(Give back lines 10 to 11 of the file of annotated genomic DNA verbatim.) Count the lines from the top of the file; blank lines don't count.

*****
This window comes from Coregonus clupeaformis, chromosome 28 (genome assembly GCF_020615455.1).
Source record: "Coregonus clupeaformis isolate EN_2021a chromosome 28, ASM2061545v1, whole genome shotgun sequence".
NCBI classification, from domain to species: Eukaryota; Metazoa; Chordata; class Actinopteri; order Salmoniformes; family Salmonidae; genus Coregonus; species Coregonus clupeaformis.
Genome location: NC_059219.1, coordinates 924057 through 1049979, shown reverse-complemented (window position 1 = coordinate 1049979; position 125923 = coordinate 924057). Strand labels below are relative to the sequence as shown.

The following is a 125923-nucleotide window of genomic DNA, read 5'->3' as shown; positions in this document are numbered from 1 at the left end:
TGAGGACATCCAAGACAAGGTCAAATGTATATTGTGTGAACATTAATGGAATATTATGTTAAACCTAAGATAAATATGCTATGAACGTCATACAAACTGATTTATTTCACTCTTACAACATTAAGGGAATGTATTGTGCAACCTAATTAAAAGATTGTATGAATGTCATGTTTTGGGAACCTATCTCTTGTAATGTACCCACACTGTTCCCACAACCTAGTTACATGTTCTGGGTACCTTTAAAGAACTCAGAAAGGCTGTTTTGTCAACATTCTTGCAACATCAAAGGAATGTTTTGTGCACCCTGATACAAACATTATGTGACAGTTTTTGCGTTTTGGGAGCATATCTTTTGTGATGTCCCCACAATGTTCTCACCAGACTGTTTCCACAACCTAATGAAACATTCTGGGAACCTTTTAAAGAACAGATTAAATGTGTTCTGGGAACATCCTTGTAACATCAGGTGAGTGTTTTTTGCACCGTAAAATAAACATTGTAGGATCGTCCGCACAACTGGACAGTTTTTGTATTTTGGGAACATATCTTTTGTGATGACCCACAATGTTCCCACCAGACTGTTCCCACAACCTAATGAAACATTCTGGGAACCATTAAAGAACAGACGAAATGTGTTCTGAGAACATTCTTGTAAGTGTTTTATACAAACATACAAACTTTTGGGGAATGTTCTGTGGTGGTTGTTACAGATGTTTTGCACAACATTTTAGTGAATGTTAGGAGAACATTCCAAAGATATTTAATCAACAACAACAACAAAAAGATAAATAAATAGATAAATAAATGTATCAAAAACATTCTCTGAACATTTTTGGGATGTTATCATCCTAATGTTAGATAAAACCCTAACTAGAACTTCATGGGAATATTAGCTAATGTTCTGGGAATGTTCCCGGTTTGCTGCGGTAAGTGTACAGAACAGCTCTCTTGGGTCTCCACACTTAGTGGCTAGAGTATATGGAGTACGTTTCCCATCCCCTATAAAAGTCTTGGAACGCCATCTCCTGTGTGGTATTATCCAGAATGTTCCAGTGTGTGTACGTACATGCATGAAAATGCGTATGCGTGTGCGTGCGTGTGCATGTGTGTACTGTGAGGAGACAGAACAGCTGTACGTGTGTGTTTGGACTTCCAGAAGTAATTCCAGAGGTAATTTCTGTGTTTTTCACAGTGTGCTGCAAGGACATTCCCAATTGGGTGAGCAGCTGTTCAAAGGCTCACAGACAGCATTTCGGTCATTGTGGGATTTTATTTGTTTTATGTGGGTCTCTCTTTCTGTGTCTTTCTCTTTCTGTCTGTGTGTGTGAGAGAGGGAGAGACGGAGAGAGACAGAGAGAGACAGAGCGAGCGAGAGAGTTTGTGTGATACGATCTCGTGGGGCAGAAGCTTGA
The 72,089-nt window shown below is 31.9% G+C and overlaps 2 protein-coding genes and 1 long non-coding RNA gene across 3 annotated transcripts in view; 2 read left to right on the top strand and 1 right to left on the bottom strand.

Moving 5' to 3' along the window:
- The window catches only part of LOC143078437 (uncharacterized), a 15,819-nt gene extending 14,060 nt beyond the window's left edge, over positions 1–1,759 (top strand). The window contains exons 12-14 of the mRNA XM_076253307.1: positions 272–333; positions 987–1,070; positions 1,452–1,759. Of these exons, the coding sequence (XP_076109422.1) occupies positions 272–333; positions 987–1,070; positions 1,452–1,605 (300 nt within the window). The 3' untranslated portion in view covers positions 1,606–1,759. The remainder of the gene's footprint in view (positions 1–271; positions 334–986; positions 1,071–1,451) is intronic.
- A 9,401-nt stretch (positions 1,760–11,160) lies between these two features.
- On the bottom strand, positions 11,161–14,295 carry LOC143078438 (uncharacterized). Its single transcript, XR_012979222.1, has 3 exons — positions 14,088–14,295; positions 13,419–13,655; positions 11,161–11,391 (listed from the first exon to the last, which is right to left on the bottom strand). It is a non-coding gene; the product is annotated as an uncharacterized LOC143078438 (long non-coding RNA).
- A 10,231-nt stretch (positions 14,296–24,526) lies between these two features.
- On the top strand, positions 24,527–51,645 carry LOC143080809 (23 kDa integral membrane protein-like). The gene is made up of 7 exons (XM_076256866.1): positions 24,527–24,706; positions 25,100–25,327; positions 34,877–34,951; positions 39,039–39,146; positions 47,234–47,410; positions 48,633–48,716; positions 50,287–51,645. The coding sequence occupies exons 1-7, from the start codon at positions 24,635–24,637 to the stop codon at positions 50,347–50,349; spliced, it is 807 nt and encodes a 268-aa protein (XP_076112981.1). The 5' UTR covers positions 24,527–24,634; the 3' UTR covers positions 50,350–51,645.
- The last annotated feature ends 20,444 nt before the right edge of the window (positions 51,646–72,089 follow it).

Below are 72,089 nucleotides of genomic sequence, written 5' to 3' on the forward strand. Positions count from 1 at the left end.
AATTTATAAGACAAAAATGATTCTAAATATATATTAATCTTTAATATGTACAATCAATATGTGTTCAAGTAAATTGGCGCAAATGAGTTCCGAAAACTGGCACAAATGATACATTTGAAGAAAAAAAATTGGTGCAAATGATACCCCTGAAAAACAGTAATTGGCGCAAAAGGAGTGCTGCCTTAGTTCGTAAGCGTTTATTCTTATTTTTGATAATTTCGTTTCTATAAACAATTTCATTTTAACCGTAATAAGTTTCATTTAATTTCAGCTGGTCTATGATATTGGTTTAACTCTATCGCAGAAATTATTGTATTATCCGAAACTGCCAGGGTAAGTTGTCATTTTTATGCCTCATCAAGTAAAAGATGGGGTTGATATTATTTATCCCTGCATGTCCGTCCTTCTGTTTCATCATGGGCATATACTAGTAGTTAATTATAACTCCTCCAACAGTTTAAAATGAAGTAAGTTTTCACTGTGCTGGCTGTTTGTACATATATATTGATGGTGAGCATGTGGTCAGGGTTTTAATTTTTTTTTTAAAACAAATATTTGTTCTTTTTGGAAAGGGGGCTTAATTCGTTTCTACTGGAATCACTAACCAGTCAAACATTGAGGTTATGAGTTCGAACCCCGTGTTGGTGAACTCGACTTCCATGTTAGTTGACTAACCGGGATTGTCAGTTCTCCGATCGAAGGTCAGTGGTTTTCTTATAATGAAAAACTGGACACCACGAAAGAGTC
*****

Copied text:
- A 9,401-nt stretch (positions 1,760–11,160) lies between these two features.
- On the bottom strand, positions 11,161–14,295 carry LOC143078438 (uncharacterized). Its single transcript, XR_012979222.1, has 3 exons — positions 14,088–14,295; positions 13,419–13,655; positions 11,161–11,391 (listed from the first exon to the last, which is right to left on the bottom strand). It is a non-coding gene; the product is annotated as an uncharacterized LOC143078438 (long non-coding RNA).